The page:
Once terminology is used consistently it becomes meaningful to computers, and as we move from subject headings to ontologies with an increasingly rich set of relationships, there is far more potential for discovering related content and inferring new relationships.

For Kasenchak there are signs that this move is beginning to happen: ‘Fifteen years ago it was common to have a subject headings list, today forward thinking organisations have a thesaurus, and the move is towards more ontological structures. The standards are evolving that way. The cost in assembling an ontology from scratch may be prohibitive, but people are taking their existing taxonomy or thesaurus and slowly developing an instance ontology over time. Either that or a company with a lot of energy behind their library initiative might hire someone in our sector to expedite that process of building those ontologies.’

From documents to data

Applied at the document level, ontologies may allow people to find related content that wouldn’t be possible previously, but semantic enrichment doesn’t have to stop at the document level. Semantic enrichment may be applied at far finer levels of granulation, enriching increasingly smaller parts of documents:  sections, paragraphs, tables, diagrams, even the appearance of individual concepts or entities. This not only facilitates the retrieval of relevant resources, but also the relevant parts of documents. Today such enrichment is often in the form of XML files, but increasingly RDF triples are becoming important: a web of data to integrate with an ontological web of terms.

Kasenchak sees such a move as opening a host of new opportunities and insights from content: ‘RDF triples are on the rise in a big way. We’re going to see people converting data, and rethinking how they store that data as RDF triples instead of adding just XML to a document.

‘Once you have content marked up with semantic terms, then you have things you can count. As soon as you have countable quantified things from a controlled list you’ve turned your content into big data.

You can make inferences, ask questions, cluster things together, and make wonderful visual displays and graphs for exploring these data sets. It’s just beginning, and the curve is accelerating.’

Conclusion

Information overload is not a new problem; the history of scientific publishing is filled with innovations to cope with the expanding quantity of literature, enabling information retrieval without wasting prohibitively excessive amounts of time.

The difference now is that the scale of the problem means that automated processes need to provide more semantically rich solutions.

Scholarly publishers may be at the leading edge of semantic enrichment, but anyone who regularly makes use of their online offerings will recognise that there is a wide variation in the quality of the current services, and most still have a long way to go.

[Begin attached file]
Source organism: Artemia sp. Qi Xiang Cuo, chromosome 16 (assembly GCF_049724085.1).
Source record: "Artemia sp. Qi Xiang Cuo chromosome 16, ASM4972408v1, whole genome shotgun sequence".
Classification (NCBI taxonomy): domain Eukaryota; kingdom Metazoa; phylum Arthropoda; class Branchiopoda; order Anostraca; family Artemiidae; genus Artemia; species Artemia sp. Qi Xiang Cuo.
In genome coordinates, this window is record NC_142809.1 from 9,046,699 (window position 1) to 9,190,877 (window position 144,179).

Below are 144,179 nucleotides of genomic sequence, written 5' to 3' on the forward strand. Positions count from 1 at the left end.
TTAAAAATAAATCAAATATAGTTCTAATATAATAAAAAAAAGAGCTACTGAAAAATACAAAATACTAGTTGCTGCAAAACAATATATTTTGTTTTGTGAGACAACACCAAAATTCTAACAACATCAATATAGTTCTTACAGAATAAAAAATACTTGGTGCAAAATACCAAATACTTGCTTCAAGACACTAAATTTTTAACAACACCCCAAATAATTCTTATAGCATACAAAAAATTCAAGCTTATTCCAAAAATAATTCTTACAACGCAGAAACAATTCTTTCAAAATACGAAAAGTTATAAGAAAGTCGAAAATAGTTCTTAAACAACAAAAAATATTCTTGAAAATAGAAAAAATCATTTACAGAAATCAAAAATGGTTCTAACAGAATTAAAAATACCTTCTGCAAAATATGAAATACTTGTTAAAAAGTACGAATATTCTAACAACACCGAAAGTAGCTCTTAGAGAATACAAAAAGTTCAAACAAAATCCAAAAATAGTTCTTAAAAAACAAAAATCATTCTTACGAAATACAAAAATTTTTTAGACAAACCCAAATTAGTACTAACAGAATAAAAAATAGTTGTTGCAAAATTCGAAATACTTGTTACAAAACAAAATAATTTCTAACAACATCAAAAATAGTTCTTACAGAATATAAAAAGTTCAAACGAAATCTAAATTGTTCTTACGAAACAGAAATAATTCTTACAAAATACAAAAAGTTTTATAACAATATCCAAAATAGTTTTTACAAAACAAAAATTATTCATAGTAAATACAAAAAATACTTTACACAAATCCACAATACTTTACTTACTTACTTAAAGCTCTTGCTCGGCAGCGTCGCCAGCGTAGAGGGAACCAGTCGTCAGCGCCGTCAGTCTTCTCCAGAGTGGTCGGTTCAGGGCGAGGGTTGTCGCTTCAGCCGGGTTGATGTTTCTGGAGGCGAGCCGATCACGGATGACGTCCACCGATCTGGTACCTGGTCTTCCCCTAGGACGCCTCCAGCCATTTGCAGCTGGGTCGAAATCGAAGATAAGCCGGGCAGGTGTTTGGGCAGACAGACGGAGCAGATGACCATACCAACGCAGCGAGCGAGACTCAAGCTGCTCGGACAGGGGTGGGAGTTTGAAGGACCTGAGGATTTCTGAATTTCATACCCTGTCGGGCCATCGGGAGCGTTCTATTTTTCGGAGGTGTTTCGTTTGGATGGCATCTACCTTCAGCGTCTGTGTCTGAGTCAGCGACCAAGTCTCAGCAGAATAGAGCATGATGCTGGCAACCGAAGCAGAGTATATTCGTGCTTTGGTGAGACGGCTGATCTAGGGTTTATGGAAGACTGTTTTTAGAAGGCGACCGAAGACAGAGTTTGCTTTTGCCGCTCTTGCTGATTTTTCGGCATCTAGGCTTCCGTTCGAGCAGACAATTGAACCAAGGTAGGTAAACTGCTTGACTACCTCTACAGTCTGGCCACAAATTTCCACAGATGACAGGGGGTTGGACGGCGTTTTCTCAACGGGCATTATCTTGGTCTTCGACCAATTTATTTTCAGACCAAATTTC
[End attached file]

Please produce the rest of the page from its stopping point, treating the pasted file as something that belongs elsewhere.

As William Gibson might say: ‘The future has arrived – it’s just not evenly distributed yet.’

Semantic enrichment is not necessary a cheap option (especially with high-quality bespoke ontologies) and there are competing technologies that offer the promise of helping people find the content that they need. This is especially the case with open content, where altmetrics and social media both harness the size of the audience to offer alternative ways of filtering data and finding and identifying related resources. 

Unfortunately, recognition of information problems, even if accompanied by information solutions, does not always equate to the necessary investment in information services.

Semantic enrichment undoubtedly has a lot to offer in the long term, but only time will tell how many organisations are willing to make the investment they need to in the short term. 

Reducing ambiguity
  • Subject headings are a controlled set of terms designed to describe the subject of a resource, one of the best known of which is the Library of Congress Subject Headings (LoCSH) (http://id.loc.gov/authorities/subjects.html). Subject headings do not necessarily include the relationships between terms, although the LoCSH has been published as RDF with thesaurus type relationships.
  • A thesaurus provides hierarchical relationships between concepts (i.e., broader and narrower terms), as well as equivalence and associative relationships. Popular examples include Getty’s Art and Architecture Thesaurus and the Getty Thesaurus of Geographic Names (www.getty.edu/research/tools/vocabularies). Once again these resources are now publicly available as RDF. 
  • An ontology provides a formal representation of knowledge with rich semantic relationships between terms. As well as concepts it may include a wide range of other entities. The BBC has been at the forefront of developing a wide range of ontologies for modelling its content (www.bbc.co.uk/ontologies). By breaking content into chunks of data, and curating links to external resources, rich resources may be created dynamically.